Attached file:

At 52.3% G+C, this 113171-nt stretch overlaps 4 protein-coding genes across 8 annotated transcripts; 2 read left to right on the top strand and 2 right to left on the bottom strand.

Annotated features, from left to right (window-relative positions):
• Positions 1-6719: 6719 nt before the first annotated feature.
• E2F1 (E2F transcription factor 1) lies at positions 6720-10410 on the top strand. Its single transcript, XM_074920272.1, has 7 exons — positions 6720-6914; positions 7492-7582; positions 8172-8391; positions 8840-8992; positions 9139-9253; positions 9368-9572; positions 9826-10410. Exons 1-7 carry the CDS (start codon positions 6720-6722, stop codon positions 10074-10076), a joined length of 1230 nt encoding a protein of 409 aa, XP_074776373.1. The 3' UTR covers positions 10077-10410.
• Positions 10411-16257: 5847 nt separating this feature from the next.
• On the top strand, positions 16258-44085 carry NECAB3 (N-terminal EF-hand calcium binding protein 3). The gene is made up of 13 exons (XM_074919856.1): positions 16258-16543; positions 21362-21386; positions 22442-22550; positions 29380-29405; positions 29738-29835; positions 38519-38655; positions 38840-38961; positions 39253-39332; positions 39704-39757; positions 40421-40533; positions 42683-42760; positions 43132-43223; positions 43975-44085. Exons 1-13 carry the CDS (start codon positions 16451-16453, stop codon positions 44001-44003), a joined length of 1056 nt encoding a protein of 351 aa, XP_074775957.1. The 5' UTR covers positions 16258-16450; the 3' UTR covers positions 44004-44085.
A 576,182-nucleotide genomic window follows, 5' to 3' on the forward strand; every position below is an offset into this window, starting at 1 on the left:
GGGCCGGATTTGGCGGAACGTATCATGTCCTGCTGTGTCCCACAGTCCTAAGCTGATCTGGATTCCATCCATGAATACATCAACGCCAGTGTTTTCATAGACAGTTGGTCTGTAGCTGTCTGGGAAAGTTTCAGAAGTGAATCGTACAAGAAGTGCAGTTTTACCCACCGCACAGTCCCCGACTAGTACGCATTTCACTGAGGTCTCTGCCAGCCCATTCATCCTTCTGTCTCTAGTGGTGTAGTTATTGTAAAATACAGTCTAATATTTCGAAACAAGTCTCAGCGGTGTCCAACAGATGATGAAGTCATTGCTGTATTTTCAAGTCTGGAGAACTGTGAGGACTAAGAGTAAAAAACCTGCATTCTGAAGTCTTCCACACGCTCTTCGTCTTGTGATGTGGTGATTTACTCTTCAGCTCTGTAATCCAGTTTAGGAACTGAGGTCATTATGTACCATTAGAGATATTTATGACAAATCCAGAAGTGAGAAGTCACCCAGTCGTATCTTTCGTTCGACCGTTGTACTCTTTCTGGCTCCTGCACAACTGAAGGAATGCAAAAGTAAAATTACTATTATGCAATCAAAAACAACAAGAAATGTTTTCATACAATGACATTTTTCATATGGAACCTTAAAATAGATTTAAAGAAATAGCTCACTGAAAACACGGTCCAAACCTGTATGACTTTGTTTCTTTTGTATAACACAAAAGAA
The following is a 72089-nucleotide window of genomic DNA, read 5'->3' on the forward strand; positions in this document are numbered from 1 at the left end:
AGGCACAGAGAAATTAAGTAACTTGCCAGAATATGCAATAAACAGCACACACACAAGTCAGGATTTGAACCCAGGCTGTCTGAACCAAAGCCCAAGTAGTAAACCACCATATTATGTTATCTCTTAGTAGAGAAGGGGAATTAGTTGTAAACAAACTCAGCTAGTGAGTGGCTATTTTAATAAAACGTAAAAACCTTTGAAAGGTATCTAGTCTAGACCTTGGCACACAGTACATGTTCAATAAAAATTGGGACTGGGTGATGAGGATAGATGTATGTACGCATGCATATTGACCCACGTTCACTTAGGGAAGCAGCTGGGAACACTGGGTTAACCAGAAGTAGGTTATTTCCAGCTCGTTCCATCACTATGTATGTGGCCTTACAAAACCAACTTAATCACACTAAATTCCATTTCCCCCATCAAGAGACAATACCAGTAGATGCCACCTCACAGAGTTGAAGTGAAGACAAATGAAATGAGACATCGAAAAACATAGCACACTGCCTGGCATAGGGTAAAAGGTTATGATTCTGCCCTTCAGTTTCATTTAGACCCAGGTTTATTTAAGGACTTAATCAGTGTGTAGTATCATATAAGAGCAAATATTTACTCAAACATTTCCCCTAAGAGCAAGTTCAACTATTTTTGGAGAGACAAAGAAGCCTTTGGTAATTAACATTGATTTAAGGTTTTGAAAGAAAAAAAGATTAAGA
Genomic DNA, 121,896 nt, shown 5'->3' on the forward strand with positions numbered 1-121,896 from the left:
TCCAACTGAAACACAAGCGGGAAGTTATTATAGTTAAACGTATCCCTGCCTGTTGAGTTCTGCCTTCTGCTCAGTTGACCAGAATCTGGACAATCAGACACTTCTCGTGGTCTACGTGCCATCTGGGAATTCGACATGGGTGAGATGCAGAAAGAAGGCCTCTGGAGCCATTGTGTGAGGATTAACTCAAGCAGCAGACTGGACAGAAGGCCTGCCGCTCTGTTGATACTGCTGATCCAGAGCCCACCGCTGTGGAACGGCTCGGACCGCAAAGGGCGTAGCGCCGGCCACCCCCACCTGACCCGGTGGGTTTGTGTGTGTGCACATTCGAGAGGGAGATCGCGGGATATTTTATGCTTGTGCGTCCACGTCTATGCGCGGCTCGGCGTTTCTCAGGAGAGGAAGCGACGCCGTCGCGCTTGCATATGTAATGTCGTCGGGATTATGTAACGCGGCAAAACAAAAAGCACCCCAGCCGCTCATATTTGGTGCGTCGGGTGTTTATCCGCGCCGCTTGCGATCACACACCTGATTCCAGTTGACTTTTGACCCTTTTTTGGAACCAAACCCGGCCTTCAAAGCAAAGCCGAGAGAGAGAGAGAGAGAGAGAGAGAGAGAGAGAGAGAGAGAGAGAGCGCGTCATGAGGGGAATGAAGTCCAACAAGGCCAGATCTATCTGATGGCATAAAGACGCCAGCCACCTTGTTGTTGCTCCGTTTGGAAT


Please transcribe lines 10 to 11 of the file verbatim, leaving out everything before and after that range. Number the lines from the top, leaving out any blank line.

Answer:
AGGCACAGAGAAATTAAGTAACTTGCCAGAATATGCAATAAACAGCACACACACAAGTCAGGATTTGAACCCAGGCTGTCTGAACCAAAGCCCAAGTAGTAAACCACCATATTATGTTATCTCTTAGTAGAGAAGGGGAATTAGTTGTAAACAAACTCAGCTAGTGAGTGGCTATTTTAATAAAACGTAAAAACCTTTGAAAGGTATCTAGTCTAGACCTTGGCACACAGTACATGTTCAATAAAAATTGGGACTGGGTGATGAGGATAGATGTATGTACGCATGCATATTGACCCACGTTCACTTAGGGAAGCAGCTGGGAACACTGGGTTAACCAGAAGTAGGTTATTTCCAGCTCGTTCCATCACTATGTATGTGGCCTTACAAAACCAACTTAATCACACTAAATTCCATTTCCCCCATCAAGAGACAATACCAGTAGATGCCACCTCACAGAGTTGAAGTGAAGACAAATGAAATGAGACATCGAAAAACATAGCACACTGCCTGGCATAGGGTAAAAGGTTATGATTCTGCCCTTCAGTTTCATTTAGACCCAGGTTTATTTAAGGACTTAATCAGTGTGTAGTATCATATAAGAGCAAATATTTACTCAAACATTTCCCCTAAGAGCAAGTTCAACTATTTTTGGAGAGACAAAGAAGCCTTTGGTAATTAACATTGATTTAAGGTTTTGAAAGAAAAAAAGATTAAGA
Genomic DNA, 121,896 nt, shown 5'->3' on the forward strand with positions numbered 1-121,896 from the left: